Since there has already been some reviews about the show, I won't go into details. I will, however, tell you my first impression seeing the Paris show after two years and how I felt it compared to the show at the Hilton. The obvious difference was the size of the stage and the absence of the side stage seats. For Barry, less opportunity to be mauled by over zealous fans. For the fans, less opportunity for those special moments (putting on his coat, dancing with him, singing with him). I believe this non-fan interaction changed the show on some level, making it seem less personal and more Vegasy. Although, that wasn't necessarily a bad thing, just a change.

There were however, some changes in the show format and staging that I absolutely loved. The first was the huge MANILOW as a backdrop, along with the art and photos that dropped down over the stage at various moments during the performance. It made the show classy and gave a production air to it that wasn't there at the Hilton. The photos dropped down and moved across the stage during key segments and added to each number's expressiveness.

There were some great changes to the well known segments of Bandstand, the piano duels during New York City Rhythm and the segment where Barry talks about his grandfather. I loved how they changed up the Bandstand number and included more dancing by the backup singers. I also thought that the dueling pianos segment was much more of an extravaganza the way they brought out more pianos on stage highlighting the pianists with different types of music. It was great how they started off segments with the sax player and the percussionists as well. But my favorite change was the segment including the story of Barry and his grandfather. Hearing baby Barry sing Nature Boy was a real treat and having Barry end the segment on the keyboard singing the same song was absolutely fabulous.

Although I was looking forward to hearing some 15 Minutes songs, we were treated to a Christmas segment which I thoroughly enjoyed and was so much fun. We were also treated to a new voice from what was heralded as a talent discovery from the video submissions on the Manilow Network. Although the lady was incredibly talented, I found out that she had been on stage before with David Foster and already performed in Las Vegas. It wasn't such a stretch because she seemed to OWN the stage.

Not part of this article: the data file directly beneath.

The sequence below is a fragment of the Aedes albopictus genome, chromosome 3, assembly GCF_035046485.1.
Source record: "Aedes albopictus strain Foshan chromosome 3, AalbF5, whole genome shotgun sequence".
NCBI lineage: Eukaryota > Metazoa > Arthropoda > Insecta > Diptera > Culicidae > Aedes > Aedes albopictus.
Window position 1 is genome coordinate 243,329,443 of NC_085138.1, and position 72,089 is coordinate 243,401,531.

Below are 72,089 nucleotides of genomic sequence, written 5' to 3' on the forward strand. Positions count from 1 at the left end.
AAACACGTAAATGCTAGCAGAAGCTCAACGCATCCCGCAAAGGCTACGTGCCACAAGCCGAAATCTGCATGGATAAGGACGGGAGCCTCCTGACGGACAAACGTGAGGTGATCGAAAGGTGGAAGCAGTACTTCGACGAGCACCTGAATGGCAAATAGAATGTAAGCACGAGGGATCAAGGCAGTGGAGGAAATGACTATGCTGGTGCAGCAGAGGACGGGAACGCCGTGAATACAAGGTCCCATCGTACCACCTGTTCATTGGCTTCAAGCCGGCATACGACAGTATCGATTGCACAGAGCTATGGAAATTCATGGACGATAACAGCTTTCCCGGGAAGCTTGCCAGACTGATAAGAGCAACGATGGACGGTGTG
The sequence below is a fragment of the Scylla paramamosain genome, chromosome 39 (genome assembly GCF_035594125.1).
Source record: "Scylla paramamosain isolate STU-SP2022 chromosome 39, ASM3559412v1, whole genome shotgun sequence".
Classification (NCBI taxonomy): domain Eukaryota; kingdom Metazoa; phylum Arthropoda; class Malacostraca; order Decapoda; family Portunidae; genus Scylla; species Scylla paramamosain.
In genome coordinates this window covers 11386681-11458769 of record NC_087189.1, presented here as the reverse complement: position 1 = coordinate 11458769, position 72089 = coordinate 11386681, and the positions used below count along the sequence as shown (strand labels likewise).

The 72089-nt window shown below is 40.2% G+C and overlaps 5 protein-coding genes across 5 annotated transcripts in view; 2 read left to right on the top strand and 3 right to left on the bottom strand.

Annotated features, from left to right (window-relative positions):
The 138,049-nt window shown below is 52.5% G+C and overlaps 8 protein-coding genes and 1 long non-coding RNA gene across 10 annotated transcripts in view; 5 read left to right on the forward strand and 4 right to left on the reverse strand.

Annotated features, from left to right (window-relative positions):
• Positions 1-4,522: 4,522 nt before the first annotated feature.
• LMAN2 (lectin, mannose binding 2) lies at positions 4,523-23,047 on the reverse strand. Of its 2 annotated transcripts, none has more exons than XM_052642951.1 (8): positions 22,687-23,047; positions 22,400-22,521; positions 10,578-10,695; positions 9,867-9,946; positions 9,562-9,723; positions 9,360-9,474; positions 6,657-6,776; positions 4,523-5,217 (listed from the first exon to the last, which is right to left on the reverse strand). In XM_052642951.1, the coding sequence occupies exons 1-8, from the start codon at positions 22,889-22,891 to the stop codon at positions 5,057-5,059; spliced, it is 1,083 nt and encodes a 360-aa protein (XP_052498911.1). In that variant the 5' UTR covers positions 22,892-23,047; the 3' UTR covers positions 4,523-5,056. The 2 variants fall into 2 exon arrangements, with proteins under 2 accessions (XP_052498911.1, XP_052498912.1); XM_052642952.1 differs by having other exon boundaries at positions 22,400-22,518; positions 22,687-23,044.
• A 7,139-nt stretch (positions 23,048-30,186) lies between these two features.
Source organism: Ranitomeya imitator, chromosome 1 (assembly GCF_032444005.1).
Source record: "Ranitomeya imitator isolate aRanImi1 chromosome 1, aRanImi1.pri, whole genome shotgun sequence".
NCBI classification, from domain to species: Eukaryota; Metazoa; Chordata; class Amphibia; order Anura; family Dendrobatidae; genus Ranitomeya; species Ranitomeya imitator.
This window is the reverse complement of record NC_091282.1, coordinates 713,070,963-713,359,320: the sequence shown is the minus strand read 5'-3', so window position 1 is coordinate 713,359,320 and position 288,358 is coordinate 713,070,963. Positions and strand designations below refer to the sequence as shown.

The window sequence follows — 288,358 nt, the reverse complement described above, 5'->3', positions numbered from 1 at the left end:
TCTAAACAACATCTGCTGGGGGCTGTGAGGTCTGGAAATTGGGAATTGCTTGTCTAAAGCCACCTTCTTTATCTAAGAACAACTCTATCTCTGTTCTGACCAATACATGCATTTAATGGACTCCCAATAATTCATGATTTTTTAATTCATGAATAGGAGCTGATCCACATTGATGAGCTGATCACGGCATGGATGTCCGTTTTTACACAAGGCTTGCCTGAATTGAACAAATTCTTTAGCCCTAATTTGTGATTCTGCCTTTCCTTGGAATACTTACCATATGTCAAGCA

The ending of the show was different, with Barry coming on stage for Copacabana in a tux while being raised up from below the stage. Cute, but I still liked the catwalk at the Hilton and the excitement that it seemed to bring to the audience.

Hands down, the best part of the show went on behind me and my daughter during the last few songs. There was an elderly gentleman with a walker sitting behind us and his wife was able to help him stand during the last few numbers. His eyes lit up as he waved his glow stick and sang along with the songs. His wife seemed ecstatic that he was able to participate in the final moments of the show and they were both grinning from ear to ear. I wondered what was his story? Why was he there? How long had he been a fan? And I couldn't help but wonder how much of the show he had missed because of everyone standing up in front of him for a good portion of the show when he wasn't physically able to stand to see.

All in all, I'm glad I got to see the Paris show before he ended his run there. It was a fun night with my daughter and a wonderful memory that I will treasure. It was also great being able to share it with my good friend, even if it was over the phone miles away.

Chalking up the memories,
Texas Fan

P.S. Come back for my last and FINAL Manilow blogs:
December 28-Making those Vegas memories
December 29-Here's to Las Vegas--where did the time go?
December 30-What happens in Vegas...can't stay in Vegas
December 31-It's ALL about the Music

Wednesday, December 14, 2011

We Can't Smile Without You...

The last time I saw Jan Murtha was the day after my daughter's wedding in 2009. She was singing Can't Smile Without You with her friends Tammy, Debbie and Barry on the stage. I managed to snap a picture of that special moment between the three of them and Barry. After the show, Jan and Jeanine were having a drink outside Tempo and as usual, Jan was smiling ear to ear.

I can honestly say that every time I saw Jan, she was smiling. Because we had some of the same friends, I had the privilege of "hanging out" with her on occasion. She was smart, funny, witty and kind. In the Manilow world she was a real gem of a fan and a genuine friend. Her close friends are hurting today and we who knew them both, are hurting for them as well.

It's going to be hard to smile without Jan in our lives but the memories we all have with her should always bring smiles to our faces and joy to our hearts. This past weekend at the final shows made it even more clear that those moments in our lives shared with friends should be treasured and the memories we make will help soften the loss when they are gone.

Here's to Jan...for all the smiles, the good times, and the great memories. We WILL see you "somewhere down the road". To Jan's family...thank you for sharing her with all of us and for allowing us to be a part of her life. Our thoughts and prayers are with you as you grieve. I hope you find comfort in all the kind words her Manilow friends have spoken and you know that she was an angel here on earth.

Rest in Peace Jan,
Texas Fan (aka Suzanne Shaffer)

Friday, December 2, 2011

Christmas is just around the corner

I couldn't resist posting this--it's one of my favorite "fun" Barry Christmas songs.

Looking forward to MY early Christmas present,
Texas Fan